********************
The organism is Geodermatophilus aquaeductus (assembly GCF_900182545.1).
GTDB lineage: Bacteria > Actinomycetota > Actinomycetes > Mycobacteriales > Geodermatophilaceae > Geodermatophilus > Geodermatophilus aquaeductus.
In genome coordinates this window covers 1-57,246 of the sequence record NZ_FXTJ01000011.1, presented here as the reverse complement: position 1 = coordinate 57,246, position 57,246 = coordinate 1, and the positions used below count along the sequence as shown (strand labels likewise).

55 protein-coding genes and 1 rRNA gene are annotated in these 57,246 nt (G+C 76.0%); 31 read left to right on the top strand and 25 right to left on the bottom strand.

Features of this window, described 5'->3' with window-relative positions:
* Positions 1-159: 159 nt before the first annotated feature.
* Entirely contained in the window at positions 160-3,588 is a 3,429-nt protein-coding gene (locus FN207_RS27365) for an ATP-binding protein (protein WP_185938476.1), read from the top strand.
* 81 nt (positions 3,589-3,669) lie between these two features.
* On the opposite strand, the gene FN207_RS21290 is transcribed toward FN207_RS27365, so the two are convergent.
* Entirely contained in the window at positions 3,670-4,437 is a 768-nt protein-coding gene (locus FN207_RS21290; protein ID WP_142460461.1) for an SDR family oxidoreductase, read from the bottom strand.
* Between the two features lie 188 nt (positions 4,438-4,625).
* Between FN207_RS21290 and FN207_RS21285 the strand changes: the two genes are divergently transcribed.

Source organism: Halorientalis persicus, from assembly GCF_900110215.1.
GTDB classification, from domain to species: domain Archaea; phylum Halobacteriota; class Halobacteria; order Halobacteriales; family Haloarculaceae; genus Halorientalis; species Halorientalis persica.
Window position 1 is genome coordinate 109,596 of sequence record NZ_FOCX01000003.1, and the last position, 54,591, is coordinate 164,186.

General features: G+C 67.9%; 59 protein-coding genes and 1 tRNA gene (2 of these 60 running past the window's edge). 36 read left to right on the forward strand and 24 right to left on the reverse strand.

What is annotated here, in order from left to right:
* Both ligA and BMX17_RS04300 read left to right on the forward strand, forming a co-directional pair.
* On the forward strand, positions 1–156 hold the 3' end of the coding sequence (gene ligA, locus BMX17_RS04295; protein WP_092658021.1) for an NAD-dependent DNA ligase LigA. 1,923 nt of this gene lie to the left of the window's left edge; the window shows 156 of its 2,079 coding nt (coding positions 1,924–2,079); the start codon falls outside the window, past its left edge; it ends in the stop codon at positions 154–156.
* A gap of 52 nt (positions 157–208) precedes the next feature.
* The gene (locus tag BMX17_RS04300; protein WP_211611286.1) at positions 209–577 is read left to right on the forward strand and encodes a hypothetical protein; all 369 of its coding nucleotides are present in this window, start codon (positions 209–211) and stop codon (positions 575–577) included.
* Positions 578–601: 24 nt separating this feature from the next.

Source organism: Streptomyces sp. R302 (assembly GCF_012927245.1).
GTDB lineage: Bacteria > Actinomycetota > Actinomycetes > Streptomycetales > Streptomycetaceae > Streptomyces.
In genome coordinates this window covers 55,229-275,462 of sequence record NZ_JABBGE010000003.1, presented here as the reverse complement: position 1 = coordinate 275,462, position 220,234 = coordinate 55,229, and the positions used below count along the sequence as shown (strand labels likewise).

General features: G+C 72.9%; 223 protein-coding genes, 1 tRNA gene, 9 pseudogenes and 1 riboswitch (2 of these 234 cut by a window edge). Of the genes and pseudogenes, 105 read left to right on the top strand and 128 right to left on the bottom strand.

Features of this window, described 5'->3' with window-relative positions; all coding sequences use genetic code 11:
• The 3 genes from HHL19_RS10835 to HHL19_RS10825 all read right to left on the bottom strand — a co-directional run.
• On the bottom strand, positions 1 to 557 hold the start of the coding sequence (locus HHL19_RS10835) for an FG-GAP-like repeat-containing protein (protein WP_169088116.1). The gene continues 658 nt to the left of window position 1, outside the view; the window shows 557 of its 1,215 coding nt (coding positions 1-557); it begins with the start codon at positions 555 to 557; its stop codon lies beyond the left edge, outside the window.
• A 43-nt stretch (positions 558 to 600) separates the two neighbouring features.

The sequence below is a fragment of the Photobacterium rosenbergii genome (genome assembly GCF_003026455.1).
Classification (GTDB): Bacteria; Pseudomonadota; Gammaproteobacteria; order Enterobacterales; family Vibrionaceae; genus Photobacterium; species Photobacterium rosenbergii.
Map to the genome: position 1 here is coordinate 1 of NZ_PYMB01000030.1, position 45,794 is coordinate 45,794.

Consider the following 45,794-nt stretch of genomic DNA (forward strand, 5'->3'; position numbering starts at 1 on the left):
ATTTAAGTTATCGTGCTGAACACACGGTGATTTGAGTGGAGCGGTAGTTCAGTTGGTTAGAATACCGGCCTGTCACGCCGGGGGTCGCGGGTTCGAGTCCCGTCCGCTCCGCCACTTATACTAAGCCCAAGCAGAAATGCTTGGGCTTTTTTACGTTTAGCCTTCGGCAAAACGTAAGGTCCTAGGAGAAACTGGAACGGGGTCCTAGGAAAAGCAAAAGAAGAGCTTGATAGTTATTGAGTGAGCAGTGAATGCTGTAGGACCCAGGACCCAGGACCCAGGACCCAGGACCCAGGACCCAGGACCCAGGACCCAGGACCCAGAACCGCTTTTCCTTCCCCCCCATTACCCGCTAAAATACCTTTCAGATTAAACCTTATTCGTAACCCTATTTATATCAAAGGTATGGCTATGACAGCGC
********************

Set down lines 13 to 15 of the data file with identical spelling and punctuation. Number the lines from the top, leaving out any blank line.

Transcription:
Source organism: Halorientalis persicus, from assembly GCF_900110215.1.
GTDB classification, from domain to species: domain Archaea; phylum Halobacteriota; class Halobacteria; order Halobacteriales; family Haloarculaceae; genus Halorientalis; species Halorientalis persica.
Window position 1 is genome coordinate 109,596 of sequence record NZ_FOCX01000003.1, and the last position, 54,591, is coordinate 164,186.